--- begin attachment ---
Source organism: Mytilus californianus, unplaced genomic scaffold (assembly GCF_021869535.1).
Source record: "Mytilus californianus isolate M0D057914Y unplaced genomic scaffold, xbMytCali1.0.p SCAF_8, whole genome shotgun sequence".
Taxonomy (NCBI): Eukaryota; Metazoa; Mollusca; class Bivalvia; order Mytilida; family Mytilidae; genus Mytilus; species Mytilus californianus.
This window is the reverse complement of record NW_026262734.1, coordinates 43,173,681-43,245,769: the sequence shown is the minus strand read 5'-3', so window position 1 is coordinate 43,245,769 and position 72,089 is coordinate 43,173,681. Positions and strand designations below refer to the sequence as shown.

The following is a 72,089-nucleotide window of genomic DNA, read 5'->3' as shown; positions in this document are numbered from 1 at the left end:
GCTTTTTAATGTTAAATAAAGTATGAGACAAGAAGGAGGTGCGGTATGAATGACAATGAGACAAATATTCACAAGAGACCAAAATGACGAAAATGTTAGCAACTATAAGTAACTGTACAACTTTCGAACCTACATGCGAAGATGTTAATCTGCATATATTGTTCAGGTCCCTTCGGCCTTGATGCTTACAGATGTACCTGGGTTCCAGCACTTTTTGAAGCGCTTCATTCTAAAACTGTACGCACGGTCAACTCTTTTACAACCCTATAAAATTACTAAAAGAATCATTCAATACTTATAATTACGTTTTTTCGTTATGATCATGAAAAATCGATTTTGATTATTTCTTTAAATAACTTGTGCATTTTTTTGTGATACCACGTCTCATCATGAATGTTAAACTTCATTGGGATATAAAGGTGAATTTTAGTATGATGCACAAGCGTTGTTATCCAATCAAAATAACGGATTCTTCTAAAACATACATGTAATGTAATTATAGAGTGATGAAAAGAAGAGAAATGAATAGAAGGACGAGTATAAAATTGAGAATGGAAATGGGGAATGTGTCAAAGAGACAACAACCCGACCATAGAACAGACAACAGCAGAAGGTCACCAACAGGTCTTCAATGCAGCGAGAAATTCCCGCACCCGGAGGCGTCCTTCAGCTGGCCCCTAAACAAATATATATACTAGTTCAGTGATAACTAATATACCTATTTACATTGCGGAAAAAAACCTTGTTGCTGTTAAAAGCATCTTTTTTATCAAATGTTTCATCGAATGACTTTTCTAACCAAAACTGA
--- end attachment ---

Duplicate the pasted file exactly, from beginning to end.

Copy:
Source organism: Mytilus californianus, unplaced genomic scaffold (assembly GCF_021869535.1).
Source record: "Mytilus californianus isolate M0D057914Y unplaced genomic scaffold, xbMytCali1.0.p SCAF_8, whole genome shotgun sequence".
Taxonomy (NCBI): Eukaryota; Metazoa; Mollusca; class Bivalvia; order Mytilida; family Mytilidae; genus Mytilus; species Mytilus californianus.
This window is the reverse complement of record NW_026262734.1, coordinates 43,173,681-43,245,769: the sequence shown is the minus strand read 5'-3', so window position 1 is coordinate 43,245,769 and position 72,089 is coordinate 43,173,681. Positions and strand designations below refer to the sequence as shown.

The following is a 72,089-nucleotide window of genomic DNA, read 5'->3' as shown; positions in this document are numbered from 1 at the left end:
GCTTTTTAATGTTAAATAAAGTATGAGACAAGAAGGAGGTGCGGTATGAATGACAATGAGACAAATATTCACAAGAGACCAAAATGACGAAAATGTTAGCAACTATAAGTAACTGTACAACTTTCGAACCTACATGCGAAGATGTTAATCTGCATATATTGTTCAGGTCCCTTCGGCCTTGATGCTTACAGATGTACCTGGGTTCCAGCACTTTTTGAAGCGCTTCATTCTAAAACTGTACGCACGGTCAACTCTTTTACAACCCTATAAAATTACTAAAAGAATCATTCAATACTTATAATTACGTTTTTTCGTTATGATCATGAAAAATCGATTTTGATTATTTCTTTAAATAACTTGTGCATTTTTTTGTGATACCACGTCTCATCATGAATGTTAAACTTCATTGGGATATAAAGGTGAATTTTAGTATGATGCACAAGCGTTGTTATCCAATCAAAATAACGGATTCTTCTAAAACATACATGTAATGTAATTATAGAGTGATGAAAAGAAGAGAAATGAATAGAAGGACGAGTATAAAATTGAGAATGGAAATGGGGAATGTGTCAAAGAGACAACAACCCGACCATAGAACAGACAACAGCAGAAGGTCACCAACAGGTCTTCAATGCAGCGAGAAATTCCCGCACCCGGAGGCGTCCTTCAGCTGGCCCCTAAACAAATATATATACTAGTTCAGTGATAACTAATATACCTATTTACATTGCGGAAAAAAACCTTGTTGCTGTTAAAAGCATCTTTTTTATCAAATGTTTCATCGAATGACTTTTCTAACCAAAACTGA